“As we enter the summer of 2010,” writes Austin Bay, “the risk of all-out war on the Korean peninsula is quite high, and possibly the highest it has been since the armistice was signed in 1953.”
The good news: It’s unlikely that North Korea has enough gasoline to fight for more than a few days.
The bad news: they could really mess up the South in less time than that.
The worse news: nobody knows what would happen after the inevitable North Korean collapse, but everybody knows that nobody could afford it.
The downright scary news: even a wildly unspectacular North Korean invasion would serve as a test of our CINC’s mettle — a test we can’t be certain he’d pass.
Let’s go through these points one at a time.
Tablet skeptic Fred Wilson turns into a fan — after using one for a few weeks:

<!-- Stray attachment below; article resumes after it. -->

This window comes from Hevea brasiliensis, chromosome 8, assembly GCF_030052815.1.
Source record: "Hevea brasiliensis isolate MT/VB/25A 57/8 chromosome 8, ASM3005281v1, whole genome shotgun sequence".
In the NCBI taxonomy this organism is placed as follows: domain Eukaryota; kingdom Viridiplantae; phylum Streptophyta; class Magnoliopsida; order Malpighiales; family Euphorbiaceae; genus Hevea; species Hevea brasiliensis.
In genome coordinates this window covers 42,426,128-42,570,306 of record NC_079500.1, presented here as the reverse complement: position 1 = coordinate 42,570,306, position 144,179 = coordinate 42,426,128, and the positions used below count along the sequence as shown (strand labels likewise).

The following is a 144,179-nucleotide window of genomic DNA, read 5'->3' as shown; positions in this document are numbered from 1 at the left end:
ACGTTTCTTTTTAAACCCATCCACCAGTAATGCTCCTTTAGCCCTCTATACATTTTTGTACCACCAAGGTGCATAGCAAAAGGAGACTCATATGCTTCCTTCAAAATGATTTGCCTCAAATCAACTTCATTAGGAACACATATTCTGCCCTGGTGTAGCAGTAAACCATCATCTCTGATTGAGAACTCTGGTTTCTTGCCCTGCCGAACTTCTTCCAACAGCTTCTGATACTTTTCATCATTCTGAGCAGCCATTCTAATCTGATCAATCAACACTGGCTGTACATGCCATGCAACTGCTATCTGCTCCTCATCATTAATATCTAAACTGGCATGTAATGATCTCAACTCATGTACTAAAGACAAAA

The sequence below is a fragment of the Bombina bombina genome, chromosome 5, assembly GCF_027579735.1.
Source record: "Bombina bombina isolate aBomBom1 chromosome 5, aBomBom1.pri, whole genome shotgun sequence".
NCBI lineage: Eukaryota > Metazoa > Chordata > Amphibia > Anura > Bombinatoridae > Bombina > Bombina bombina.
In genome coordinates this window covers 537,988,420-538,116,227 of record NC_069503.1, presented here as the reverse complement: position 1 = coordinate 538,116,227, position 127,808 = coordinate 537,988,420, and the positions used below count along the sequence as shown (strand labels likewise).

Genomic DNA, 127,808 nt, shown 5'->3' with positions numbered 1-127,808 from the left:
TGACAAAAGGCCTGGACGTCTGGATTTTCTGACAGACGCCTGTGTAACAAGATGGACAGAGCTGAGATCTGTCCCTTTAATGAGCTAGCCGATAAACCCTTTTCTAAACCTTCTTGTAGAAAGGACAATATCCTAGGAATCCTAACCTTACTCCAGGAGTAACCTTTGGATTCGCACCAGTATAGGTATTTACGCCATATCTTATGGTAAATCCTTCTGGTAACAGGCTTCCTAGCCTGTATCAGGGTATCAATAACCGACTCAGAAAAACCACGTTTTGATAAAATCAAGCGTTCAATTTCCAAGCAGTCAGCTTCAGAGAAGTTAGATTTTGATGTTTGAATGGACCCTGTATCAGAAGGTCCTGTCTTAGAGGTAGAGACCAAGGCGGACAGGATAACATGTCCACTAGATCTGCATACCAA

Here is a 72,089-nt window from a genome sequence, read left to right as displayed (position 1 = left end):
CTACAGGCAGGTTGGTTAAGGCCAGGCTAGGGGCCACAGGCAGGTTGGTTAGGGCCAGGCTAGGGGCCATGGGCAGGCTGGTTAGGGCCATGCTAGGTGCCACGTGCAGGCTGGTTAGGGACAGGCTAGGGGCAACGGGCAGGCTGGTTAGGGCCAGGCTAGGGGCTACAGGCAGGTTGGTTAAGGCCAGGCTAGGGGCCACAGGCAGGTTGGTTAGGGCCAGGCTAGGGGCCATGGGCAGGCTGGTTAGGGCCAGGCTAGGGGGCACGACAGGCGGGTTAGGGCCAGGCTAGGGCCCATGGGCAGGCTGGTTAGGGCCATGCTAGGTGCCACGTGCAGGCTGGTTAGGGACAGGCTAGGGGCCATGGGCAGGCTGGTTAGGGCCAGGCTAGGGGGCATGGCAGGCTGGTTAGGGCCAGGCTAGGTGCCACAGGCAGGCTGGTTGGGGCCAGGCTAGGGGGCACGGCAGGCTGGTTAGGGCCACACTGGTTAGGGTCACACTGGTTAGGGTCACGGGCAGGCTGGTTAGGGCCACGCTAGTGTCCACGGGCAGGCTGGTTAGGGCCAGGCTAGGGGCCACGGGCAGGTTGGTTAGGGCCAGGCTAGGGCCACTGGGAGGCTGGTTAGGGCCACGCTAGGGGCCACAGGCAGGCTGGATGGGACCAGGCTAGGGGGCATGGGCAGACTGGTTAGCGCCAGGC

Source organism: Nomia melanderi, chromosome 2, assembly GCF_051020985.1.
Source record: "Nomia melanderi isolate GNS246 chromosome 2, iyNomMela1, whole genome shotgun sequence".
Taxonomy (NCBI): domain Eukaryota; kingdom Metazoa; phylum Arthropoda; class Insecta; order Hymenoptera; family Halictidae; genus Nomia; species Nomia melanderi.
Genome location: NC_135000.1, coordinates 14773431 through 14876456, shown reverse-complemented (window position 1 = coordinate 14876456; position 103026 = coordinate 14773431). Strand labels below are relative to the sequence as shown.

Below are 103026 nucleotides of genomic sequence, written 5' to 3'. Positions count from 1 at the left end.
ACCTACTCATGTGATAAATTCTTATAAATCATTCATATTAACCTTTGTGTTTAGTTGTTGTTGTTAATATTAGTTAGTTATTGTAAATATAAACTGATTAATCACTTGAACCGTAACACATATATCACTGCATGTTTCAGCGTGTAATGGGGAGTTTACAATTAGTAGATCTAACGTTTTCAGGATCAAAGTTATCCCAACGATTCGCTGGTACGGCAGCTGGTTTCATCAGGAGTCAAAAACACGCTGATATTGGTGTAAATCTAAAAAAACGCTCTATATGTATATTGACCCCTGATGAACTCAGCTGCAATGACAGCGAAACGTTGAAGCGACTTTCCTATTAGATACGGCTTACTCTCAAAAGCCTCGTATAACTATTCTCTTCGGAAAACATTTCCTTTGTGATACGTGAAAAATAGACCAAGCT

I realized that I had become smitten with it yesterday when I was headed to a place I like to grab a cup of coffee and a bite to eat and read alone before work. When I go to this place, I take out my Google phone and read blogs and occasionally do some email. I wanted to take the iPad with me but decided not to so it could stay at home on the kitchen counter. Then I thought seriously about getting another iPad just for me. I’m not going to do that just yet, but the urge is there. I’ll probably wait for the first Android tablet and get that for my personal use.
So I’ve changed my mind about the iPad and tablet computers. In my initial review, I focused on capabilities. And tablets are stuck between the power and utility of the notebook and the size and features of a smartphone. But they also create a middle place in terms of usability. And that is what I missed in my first day with the iPad. It feels less like a computer than any computing device I’ve owned. It’s easy on me in a way that the other devices are not. So I’m now convinced that tablets will have an important place in our homes and our lives.